Thus far, he's had a surprisingly hard time doing it. To some, a popular president elected by a strong majority of the voters and backed by a majority in the House and 59 co-partisans in the Senate ought to have his program sailing through. The reality is quite a bit different. The legislative prospects for the kind of strong climate-change bill Obama campaigned on look fairly bleak. The administration recently backed off its original idea of completely overhauling the structure of American financial regulation once it became clear that Congress wouldn't support it. And while the odds of health-care reform legislation passing look fairly good, Obama's proposals for paying for it were rejected out of hand on the Hill, and it seems reasonably likely that the administration may not achieve several of its key subsidiary goals. This has led some like Reuters' Felix Salmon to wonder what Obama's doing wrong, but the reality is simply that the situation is not as favorable as it seems.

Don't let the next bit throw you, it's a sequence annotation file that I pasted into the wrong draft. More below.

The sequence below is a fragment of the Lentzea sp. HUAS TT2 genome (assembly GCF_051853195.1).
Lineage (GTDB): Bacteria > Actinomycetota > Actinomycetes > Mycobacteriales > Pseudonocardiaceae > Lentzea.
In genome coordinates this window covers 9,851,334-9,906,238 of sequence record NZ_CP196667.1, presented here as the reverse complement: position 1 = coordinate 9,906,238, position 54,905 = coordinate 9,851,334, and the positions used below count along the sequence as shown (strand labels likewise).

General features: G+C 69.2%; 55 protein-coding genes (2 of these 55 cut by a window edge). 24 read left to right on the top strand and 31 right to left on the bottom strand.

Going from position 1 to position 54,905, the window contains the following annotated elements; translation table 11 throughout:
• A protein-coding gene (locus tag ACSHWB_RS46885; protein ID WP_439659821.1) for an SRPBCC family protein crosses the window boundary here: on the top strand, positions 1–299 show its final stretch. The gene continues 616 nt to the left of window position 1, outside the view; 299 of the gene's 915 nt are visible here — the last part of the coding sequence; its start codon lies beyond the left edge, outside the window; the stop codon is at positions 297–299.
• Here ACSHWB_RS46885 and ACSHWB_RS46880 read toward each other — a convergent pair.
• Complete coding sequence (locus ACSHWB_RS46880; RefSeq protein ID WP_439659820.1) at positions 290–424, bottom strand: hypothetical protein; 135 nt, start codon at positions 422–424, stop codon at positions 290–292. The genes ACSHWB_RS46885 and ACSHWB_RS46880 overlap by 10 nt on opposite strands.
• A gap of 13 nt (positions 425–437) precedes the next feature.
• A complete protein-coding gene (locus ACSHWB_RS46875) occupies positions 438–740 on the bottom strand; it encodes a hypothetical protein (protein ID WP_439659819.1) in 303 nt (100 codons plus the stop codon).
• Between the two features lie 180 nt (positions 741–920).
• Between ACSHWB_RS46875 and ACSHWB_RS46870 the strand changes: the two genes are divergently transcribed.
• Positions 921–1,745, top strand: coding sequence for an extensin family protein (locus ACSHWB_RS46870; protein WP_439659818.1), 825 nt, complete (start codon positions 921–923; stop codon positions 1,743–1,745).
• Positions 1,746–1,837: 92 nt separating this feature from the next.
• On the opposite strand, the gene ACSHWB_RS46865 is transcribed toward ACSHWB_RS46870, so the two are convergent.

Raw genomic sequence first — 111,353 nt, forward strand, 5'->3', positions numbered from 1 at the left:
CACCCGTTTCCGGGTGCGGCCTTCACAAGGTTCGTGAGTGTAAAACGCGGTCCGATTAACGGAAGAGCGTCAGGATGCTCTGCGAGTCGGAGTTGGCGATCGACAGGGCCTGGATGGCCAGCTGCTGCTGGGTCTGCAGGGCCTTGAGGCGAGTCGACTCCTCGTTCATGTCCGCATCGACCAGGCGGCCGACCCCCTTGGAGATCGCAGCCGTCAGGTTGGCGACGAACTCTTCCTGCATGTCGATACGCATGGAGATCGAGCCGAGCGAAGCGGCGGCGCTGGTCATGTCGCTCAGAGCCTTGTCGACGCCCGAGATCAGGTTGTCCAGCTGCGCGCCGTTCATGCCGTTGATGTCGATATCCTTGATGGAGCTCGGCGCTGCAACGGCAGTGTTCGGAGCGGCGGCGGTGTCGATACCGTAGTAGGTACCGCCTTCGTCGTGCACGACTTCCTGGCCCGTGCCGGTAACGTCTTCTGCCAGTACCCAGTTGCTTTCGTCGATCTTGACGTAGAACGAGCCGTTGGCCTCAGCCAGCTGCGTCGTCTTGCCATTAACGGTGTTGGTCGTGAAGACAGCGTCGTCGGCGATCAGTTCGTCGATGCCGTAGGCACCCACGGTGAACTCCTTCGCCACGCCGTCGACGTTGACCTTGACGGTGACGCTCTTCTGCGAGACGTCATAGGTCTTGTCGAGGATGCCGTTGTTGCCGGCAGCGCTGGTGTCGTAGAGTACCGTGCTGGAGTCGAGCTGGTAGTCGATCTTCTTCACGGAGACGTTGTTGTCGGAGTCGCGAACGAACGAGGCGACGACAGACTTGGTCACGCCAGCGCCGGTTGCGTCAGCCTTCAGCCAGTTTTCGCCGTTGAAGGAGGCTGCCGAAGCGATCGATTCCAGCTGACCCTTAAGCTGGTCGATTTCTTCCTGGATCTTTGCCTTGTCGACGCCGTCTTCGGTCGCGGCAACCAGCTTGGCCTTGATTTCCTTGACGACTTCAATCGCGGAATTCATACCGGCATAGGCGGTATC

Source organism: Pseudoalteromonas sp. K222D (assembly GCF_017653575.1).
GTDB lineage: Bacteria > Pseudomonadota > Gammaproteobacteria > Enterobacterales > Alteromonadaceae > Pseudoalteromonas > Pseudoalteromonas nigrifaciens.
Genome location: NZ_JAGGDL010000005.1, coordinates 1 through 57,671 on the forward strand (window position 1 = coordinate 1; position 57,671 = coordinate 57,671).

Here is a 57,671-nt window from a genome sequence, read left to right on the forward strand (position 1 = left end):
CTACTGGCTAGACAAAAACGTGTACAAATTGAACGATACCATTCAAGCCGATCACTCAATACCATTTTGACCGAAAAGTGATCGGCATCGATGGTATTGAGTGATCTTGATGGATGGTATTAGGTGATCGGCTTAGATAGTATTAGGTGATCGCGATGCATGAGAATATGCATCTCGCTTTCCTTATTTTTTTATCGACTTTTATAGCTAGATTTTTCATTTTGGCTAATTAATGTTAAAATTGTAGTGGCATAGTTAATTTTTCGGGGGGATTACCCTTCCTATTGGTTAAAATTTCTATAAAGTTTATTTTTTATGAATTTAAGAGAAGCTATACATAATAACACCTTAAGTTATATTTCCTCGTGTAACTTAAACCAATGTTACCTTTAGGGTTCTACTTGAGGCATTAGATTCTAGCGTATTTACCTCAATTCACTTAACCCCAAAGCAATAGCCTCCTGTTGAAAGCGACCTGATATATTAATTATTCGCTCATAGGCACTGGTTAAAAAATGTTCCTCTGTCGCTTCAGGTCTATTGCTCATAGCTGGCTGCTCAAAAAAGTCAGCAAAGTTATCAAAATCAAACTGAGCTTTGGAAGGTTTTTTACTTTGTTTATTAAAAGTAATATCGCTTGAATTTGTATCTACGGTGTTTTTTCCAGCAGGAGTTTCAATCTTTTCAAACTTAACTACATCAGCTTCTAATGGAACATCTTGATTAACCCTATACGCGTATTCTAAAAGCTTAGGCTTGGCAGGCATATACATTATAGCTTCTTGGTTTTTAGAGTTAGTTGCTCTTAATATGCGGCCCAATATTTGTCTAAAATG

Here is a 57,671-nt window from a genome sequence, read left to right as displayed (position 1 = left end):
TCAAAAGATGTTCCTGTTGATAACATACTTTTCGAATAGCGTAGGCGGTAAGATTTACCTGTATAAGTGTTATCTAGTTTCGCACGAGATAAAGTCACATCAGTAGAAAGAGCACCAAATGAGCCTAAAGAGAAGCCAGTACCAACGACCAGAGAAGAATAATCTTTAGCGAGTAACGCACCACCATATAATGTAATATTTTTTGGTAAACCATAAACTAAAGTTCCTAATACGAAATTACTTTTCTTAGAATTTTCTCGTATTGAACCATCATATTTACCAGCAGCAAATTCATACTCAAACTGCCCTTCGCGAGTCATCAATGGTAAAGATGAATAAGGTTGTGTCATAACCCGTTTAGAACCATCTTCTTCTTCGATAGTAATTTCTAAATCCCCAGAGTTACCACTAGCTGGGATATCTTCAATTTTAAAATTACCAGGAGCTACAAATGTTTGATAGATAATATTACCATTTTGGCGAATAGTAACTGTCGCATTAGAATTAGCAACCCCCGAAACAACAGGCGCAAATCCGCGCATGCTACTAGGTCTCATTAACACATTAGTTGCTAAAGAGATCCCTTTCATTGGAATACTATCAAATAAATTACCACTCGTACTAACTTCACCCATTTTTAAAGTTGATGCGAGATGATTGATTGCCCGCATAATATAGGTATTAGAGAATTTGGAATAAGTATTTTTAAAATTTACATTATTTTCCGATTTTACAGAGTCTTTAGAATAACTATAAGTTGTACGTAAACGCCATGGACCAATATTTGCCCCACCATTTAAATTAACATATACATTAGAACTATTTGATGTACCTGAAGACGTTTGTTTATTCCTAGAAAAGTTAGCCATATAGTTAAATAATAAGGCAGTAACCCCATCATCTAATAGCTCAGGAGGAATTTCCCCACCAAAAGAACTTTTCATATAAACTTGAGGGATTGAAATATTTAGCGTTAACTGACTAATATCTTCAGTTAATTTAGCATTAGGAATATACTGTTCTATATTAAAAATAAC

Getting members of Congress to do what you want is hard. But more primaries on the Democratic side would probably make it easier.
After all, one thing to ask is how did Barack Obama come to possess this progressive agenda in the first place? A big part of the answer is the dynamics of the presidential-primary system. Former Sen. John Edwards started out as a sufficiently plausible candidate that if you squinted just the right way, you could imagine him winning, but he was clearly an underdog relative to celebrities like Obama and Clinton. Under the circumstances, it made tactical sense for Edwards to try to boost his appeal by laying out a bold progressive policy vision. One he'd done it, Clinton and Obama had to worry that Democratic loyalists would shift to his standard so they, too, outlined policy programs far more ambitious than what Al Gore or John Kerry had run on.